What Is Godaddy’s Start Up Story? How Bob Parson Founded The Biggest Domain Registrar

GoDaddy (godaddy.com) was founded in 1997 as a web services company by Bob Parsons under the name Jomax Technologies. Three years earlier Parsons sold his financial software company to Intuit for $64 million. In 1999 Jomax changed its name to GoDaddy. The company started in Scottsdale, Arizona, and grew to several facilities operating in Washington DC, California, Colorado, Iowa, and India.

Gaining Momentum

Parsons created GoDaddy with an emphasis on security and customer support. He invested in high-tech systems to ensure the satisfaction of customers and prevent any abuses of the system. He also added various other services such as renewing domains, website-building tools, eCommerce solutions, branded email, website hosting, and design services.

At first, Parsons had a tough time getting traction because most people didn’t understand the value of a domain name or web hosting. Furthermore, many existing web hosting companies were unfriendly by charging too high rates and making it difficult to transfer domains from other providers.

In 2002, GoDaddy was starting to gain momentum with discount offers and white-label programs that brought more people into the company’s customer base. By 2003, GoDaddy was one of the largest registrars in the world and it continues to be today.

GoDaddy rose to national popularity with its Super Bowl ad in 2005 that made fun of the Janet Jackson wardrobe malfunction controversy. After airing once during the Super Bowl, Fox TV Network pulled the spot, due to its controversial content in which Candice Michelle had a “wardrobe malfunction.” It caused the masses to visit GoDaddy’s website to find out what the controversy was about.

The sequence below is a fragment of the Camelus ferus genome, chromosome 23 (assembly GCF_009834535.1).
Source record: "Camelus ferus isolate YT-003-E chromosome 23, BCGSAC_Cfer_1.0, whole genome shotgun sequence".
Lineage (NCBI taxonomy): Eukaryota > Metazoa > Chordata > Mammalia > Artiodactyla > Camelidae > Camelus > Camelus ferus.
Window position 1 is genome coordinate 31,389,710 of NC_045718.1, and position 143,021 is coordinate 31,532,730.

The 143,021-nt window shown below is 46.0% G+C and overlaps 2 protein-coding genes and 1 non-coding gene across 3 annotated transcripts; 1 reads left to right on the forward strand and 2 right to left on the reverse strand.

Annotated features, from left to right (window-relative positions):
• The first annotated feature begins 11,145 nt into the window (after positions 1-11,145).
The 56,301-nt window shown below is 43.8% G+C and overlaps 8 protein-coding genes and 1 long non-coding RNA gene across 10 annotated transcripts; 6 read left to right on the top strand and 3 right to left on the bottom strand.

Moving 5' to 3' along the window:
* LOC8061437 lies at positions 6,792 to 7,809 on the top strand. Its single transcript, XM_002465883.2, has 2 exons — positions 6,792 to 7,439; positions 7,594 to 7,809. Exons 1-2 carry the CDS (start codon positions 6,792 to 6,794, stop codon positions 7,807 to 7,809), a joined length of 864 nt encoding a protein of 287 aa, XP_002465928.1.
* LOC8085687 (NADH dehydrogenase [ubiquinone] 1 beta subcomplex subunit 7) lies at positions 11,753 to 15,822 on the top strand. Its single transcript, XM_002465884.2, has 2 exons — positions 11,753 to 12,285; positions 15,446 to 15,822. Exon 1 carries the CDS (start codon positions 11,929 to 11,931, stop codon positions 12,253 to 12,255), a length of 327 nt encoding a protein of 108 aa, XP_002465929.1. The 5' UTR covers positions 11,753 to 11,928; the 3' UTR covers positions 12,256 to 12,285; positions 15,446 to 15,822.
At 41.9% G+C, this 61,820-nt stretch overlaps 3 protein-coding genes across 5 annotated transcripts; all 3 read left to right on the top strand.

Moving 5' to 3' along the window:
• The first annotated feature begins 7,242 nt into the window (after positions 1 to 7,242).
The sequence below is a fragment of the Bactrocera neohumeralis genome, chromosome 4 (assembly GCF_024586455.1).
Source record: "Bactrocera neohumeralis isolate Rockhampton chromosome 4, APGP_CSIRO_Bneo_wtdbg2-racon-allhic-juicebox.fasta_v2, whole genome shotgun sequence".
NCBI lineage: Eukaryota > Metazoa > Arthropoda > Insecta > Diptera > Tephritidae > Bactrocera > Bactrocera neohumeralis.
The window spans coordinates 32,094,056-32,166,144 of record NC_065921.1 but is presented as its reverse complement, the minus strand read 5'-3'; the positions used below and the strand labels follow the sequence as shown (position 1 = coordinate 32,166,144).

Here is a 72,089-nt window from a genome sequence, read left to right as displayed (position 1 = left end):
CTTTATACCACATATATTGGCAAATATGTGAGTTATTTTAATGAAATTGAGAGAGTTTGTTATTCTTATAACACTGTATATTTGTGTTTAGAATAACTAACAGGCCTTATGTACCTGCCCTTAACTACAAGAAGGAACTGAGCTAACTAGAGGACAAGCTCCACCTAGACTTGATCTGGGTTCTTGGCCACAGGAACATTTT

Candice Michelle became known as “the GoDaddy Girl.” From this point on GoDaddy would be talked about every Super Bowl as having commercials that stood out the most. In the years that followed GoDaddy advertised on the Super Bowl and each ad led to a huge leap in market share for the domain registrar. Surpassing Network Solutions as the top domain registrar in 2005 was a major milestone for GoDaddy.

Although GoDaddy filed for an IPO in 2006, the company decided to remain private due to economic uncertainties. In essence, they avoided becoming victimized by the 2008 market crash. By 2009 GoDaddy had registered 30 million domain names. Part of how the site was able to attract so many customers was its low-cost web packages that included hosting and domain registration services.

The biggest domain registrar…

In 2008 GoDaddy began using IndyCar Star Danica Patrick in its Super Bowl ads. The result was a record-setting 1.5 million visits to GoDaddy’s website, becoming one of the most effective Super Bowl ads in history. She continued to do more Super Bowl ads for GoDaddy in the years that followed. Patrick began driving a GoDaddy race car for NASCAR in 2010. That year GoDaddy continued to be the biggest domain registrar, managing over 45 million domains, which was four times more than their closest competitor. In 2012 GoDaddy appeared on Fortune’s list of top 100 “Best Companies to Work For.”